1. Hi Stuart,
    Great post, and one that I thoroughly agree with. I have more or less been practicing what you are preaching for the last 8 or 9 months ie. running on feel and enjoyment and doing some thinking on my self expectations, partly from reading your blog but also partly because I wanted to enjoy my running so the thought of complicating it with sets and repeats of distances, hills etc. seems counter productive. I run on hilly trails at a relatively slow pace because it is really enjoyable but also because it enables me to have the self belief going in to hilly trail races that the work has been done and I am ready to achieve my goal (hills are something I now relish and want in a race because my expectations are that I am good at running up them from all my practice and the same could of course apply to other aspects of running). But the biggest single factor in gaining improvement for me has been the all important self expectation. If you believe you should be in the middle of the pack then, inevitably thats where you will end up, as you will fall in to that pace, almost afraid of what will happen if you go any quicker.

    Anyway Best of luck next week in Chamonix. Im looking forward to watching your progress on line.
    PS. I got the map in the post, thanks for that and glad it was of use to you.
    There, an ultra response comment to an ultra post!!


  2. Stu, this really is the type of stuff that doesn't get the attention it deserves.

    If I may; I have always held the mantra that if you want to achieve something then you simply make it happen. I, like you, think a lot and my blog proves this too. Once I've convinced my head that I can do something then it generally happens. That said, and as you've pointed out, that should be tempered with realistic expectations.

    I am currently going through a process of substantiating my own expectations. However, I have a non-running related injury which requires an operation. This is preventing me from running fells and infact leaves me almost in constant pain - the NHS won't help as it does not affect my employment. This is a fact and no amount of mental preparation can overcome this.

    There is nothing that can be done about that. So I have to try and put it to the back of my mind and get on with trying to achieve my aims.

    The reason I wanted to reply to this post is that I have found my current training to be quite onerous even though I know it should not be. Why could this be? Well until reading this it didn't occur to me. I am currently revising for exams. Being a husband, a father, working full time, doing a distance learning hons degree and being in constant pain is perhaps draining my mental fatigue?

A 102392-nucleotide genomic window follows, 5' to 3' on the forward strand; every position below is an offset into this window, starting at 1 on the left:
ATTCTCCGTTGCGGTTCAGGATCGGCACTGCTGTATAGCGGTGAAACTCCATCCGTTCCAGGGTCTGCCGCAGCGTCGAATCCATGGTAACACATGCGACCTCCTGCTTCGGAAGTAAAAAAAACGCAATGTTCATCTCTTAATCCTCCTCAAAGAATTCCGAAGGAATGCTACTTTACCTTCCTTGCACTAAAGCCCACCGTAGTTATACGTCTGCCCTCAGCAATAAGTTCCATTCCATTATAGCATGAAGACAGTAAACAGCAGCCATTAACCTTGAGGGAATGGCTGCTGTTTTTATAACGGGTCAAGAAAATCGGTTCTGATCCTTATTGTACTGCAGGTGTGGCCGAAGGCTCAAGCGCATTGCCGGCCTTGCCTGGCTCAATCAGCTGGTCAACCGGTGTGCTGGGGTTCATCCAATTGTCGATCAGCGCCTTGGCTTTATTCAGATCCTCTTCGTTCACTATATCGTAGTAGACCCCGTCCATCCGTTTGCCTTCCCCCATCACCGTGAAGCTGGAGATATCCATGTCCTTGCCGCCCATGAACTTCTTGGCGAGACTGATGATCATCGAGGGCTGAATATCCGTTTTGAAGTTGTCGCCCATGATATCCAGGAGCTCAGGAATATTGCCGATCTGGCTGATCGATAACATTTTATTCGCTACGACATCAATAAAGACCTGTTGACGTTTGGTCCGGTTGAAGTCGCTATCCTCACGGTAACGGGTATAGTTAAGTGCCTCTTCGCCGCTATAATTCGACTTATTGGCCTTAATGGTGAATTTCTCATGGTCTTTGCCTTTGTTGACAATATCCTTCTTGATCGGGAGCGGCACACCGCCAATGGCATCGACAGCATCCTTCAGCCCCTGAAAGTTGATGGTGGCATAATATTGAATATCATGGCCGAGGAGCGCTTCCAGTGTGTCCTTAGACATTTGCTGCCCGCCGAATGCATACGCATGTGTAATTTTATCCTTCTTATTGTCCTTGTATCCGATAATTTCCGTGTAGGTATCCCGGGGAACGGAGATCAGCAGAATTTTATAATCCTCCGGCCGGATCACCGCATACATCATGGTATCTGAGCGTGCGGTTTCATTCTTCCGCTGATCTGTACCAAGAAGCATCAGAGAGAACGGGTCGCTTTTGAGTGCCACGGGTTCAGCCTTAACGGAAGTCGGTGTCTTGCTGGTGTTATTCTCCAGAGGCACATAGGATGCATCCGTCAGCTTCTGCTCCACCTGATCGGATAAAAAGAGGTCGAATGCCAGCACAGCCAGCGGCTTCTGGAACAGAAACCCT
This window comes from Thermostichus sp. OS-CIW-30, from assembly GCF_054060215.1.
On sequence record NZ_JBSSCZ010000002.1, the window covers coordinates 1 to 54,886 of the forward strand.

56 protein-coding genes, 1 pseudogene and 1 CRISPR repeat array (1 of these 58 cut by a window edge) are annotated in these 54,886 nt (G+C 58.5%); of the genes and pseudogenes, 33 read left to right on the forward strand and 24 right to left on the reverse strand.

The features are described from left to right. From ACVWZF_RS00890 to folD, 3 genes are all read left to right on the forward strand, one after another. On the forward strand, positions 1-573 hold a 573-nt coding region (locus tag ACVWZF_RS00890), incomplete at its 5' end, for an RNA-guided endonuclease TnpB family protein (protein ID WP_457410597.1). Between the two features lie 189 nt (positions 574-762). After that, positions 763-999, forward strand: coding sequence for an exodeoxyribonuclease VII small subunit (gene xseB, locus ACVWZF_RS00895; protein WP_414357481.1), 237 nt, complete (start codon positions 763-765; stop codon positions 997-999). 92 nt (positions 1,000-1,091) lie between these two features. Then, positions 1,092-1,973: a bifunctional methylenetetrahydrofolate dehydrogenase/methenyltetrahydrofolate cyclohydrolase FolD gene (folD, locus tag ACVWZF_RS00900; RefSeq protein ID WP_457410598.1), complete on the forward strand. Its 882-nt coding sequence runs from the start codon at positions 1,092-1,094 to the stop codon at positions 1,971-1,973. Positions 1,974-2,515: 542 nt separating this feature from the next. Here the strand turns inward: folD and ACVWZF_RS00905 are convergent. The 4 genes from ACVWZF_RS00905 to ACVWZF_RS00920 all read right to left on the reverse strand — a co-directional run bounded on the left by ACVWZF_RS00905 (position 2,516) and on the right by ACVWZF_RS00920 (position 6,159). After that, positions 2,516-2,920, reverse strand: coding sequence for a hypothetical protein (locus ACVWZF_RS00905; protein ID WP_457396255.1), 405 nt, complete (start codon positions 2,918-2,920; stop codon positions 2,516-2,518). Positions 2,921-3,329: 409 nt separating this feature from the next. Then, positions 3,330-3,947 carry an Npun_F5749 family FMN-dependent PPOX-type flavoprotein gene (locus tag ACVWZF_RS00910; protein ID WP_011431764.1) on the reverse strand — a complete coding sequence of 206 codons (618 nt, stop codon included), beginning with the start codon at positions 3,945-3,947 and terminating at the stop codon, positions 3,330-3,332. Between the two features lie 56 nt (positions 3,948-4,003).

Interestingly a few weeks ago I had a week off work. I did no studying, had some chill out time with the family and slept a lot. That weeks training was an absolute joy. I did far more than I planned to do and at a higher intensity with no signs of fatigue the whole week.

    In short (haha) I agree with you. I only wish I had the luxury to put my plans to action. The quandary of life for all...........

    And have a blast at the UTMB. I guess Paul (from your first comment) will one day be there as he has said that he feels he should be running that sort of terrain. For what its worth, that's where I KNOW I belong too ;-)

  3. Thanks very much for this post, Stuart - it's fascinating. Out of interest, what were your goals for the UTMB in 2009? You mention not achieving them but not what they were? Or are they a classified secret? ;)

  4. Best of Irish luck next week Stu. I will be following your progress on line. Have you down for a Podium place, so no pressure !

    Karl Murray

  5. Stu

    An absolutely brilliant blog !! I'm actually in the process of writing an article on the science of endurance fatigue. You are so right about the fact that we simply don't fully understand it. You're physcological analysis of it is top class and somewhat "ground-breaking" !!

    I'm going to post this up on my facebook page to spread the word. Its one of the best blogs on the subject I've ever read and I've read a lot !

    Well done, "enjoy the here and now" and speak to you when you get back


  6. Hello Stuart,

    I won't ramble for too long to explain where I'm coming from. I'll just say 2 years ago, I was a guy that TRIED for many years to run seriously, but something always happened. I got injured or sidetracked, whatever. I never really improved, either. Then I read something about kicking off my shoes and discovered barefooting. It made SO much sense when I read it... I thought "This cannot not be right".

    I've since enjoyed benefits beyond anything I could've ever dreamed. I am now an ultra runner and preparing for the Copper Canyon Ultra Marathon in March, one of my life's greatest dreams.

    Since I got the confirmation I was running the CCUM, I was plagued with fear and doubt. I am not such a great runner, I struggled in long-distance trail runs, I am not such a good climber, etc. etc. Well you just made me realize that my MIND is at the point where my body was 2 years ago!

    When I finished reading your post, I had the exact same feeling that when I discovered barefoot running. You cannot not be right.

    You're onto something, amigo, and you're generous enough to share it. Thank you, sincerely.

    Now if you'll excuse me now, I have to go visualize ;)


    PS - You can follow my own ramblings - and my TOTAL race preparation - at

  7. Great blog Stu. I'll certainly be coming back to re-read this one many times.